(5) Realigning low-level felony offenders who do not have prior convictions for serious, violent, or sex offenses to locally run community-based corrections programs, which are strengthened through community-based punishment, evidence-based practices, improved supervision strategies, and enhanced secured capacity, will improve public safety outcomes among adult felons and facilitate their reintegration back into society.

(6) Community-based corrections programs require a partnership between local public safety entities and the county to provide and expand the use of community-based punishment for low-level offender populations. Each county’s Local Community Corrections Partnership, as established in paragraph (2) of subdivision (b) of Section 1230, should play a critical role in developing programs and ensuring appropriate outcomes for low-level offenders.

(7) Fiscal policy and correctional practices should align to promote a justice reinvestment strategy that fits each county. “Justice reinvestment” is a data-driven approach to reduce corrections and related criminal justice spending and reinvest savings in strategies designed to increase public safety. The purpose of justice reinvestment is to manage and allocate criminal justice populations more cost-effectively, generating savings that can be reinvested in evidence-based strategies that increase public safety while holding offenders accountable.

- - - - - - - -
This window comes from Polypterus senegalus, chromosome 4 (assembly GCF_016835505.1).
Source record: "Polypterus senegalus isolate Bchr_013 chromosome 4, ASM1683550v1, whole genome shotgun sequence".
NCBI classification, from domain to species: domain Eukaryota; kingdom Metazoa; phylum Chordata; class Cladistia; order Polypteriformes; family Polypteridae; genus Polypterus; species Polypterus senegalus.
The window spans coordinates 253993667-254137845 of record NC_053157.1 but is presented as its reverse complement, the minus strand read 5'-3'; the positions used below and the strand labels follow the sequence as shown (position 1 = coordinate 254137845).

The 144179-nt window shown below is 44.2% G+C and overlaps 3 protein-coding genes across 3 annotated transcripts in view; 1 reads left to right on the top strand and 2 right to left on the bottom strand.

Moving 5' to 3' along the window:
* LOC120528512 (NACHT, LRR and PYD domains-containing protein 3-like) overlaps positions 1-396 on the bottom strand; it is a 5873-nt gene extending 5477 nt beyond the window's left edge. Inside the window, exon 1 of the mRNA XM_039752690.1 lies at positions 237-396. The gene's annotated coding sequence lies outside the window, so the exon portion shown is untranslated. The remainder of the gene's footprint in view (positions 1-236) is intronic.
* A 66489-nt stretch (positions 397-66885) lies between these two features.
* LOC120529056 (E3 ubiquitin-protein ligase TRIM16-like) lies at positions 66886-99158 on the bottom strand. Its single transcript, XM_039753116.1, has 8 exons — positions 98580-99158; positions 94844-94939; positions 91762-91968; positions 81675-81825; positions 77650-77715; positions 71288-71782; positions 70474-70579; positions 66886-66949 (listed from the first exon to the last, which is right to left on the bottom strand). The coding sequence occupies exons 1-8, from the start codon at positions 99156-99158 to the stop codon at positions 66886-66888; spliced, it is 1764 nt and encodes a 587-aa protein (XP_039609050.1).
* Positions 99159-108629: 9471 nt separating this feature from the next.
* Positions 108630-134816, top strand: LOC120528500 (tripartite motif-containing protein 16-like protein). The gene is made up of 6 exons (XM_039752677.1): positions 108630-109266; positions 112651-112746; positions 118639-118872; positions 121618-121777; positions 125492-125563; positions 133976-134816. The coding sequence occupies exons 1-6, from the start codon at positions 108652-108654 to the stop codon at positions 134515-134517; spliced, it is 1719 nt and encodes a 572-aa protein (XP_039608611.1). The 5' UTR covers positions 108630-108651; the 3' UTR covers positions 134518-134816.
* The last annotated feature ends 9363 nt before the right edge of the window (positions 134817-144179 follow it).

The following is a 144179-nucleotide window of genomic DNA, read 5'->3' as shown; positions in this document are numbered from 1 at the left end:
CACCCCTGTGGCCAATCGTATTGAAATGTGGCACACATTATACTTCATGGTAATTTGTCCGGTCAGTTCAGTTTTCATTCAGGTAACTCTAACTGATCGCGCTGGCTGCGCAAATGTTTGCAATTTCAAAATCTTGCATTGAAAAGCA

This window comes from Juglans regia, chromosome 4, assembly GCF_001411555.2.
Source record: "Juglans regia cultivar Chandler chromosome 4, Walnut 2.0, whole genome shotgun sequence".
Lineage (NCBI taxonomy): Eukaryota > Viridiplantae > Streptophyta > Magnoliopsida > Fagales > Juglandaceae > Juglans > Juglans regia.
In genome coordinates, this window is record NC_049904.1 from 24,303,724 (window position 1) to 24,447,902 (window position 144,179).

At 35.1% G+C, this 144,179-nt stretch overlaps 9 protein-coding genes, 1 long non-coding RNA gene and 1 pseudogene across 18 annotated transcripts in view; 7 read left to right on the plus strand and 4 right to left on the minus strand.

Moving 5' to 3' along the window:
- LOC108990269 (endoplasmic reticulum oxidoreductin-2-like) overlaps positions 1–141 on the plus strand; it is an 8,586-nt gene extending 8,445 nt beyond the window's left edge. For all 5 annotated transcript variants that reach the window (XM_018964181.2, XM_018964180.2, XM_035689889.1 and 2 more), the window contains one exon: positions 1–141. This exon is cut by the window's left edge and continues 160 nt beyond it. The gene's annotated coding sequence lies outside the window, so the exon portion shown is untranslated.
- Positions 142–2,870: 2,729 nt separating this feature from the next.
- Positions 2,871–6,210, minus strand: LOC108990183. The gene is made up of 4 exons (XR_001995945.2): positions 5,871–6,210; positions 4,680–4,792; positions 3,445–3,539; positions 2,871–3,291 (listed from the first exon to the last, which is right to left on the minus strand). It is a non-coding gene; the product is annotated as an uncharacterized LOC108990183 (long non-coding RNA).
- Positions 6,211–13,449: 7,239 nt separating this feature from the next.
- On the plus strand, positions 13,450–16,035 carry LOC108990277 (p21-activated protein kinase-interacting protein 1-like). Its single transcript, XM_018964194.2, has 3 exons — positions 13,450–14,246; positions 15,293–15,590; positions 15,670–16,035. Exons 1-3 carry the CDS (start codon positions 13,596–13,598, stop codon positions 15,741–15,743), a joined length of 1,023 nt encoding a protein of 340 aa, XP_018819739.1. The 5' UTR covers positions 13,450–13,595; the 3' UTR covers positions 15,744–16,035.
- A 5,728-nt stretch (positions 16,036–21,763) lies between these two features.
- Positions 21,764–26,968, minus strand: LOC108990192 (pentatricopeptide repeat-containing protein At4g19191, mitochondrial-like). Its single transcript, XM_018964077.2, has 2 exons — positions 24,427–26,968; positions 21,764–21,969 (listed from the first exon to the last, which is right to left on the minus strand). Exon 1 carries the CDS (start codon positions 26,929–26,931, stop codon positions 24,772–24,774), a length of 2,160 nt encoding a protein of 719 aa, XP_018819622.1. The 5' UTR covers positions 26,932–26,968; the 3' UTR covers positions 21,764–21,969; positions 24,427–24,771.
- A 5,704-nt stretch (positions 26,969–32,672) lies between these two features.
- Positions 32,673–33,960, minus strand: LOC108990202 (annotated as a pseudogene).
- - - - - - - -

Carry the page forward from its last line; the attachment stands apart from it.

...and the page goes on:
(8) “Community-based punishment” means correctional sanctions and programming encompassing a range of custodial and noncustodial responses to criminal or noncompliant offender activity. Community-based punishment may be provided by local public safety entities directly or through community-based public or private correctional service providers, and include, but are not limited to, the following:

(A) Short-term flash incarceration in jail for a period of not more than 10 days.

(B) Intensive community supervision.

(C) Home detention with electronic monitoring or GPS monitoring.

(D) Mandatory community service.

(E) Restorative justice programs such as mandatory victim restitution and victim-offender reconciliation.

(F) Work, training, or education in a furlough program pursuant to Section 1208.

(G) Work, in lieu of confinement, in a work release program pursuant to Section 4024.2.

(H) Day reporting.

(I) Mandatory residential or nonresidential substance abuse treatment programs.

(J) Mandatory random drug testing.

(K) Mother-infant care programs.

(L) Community-based residential programs offering structure, supervision, drug treatment, alcohol treatment, literacy programming, employment counseling, psychological counseling, mental health treatment, or any combination of these and other interventions.

(9) “Evidence-based practices” refers to supervision policies, procedures, programs, and practices demonstrated by scientific research to reduce recidivism among individuals under probation, parole, or post release supervision.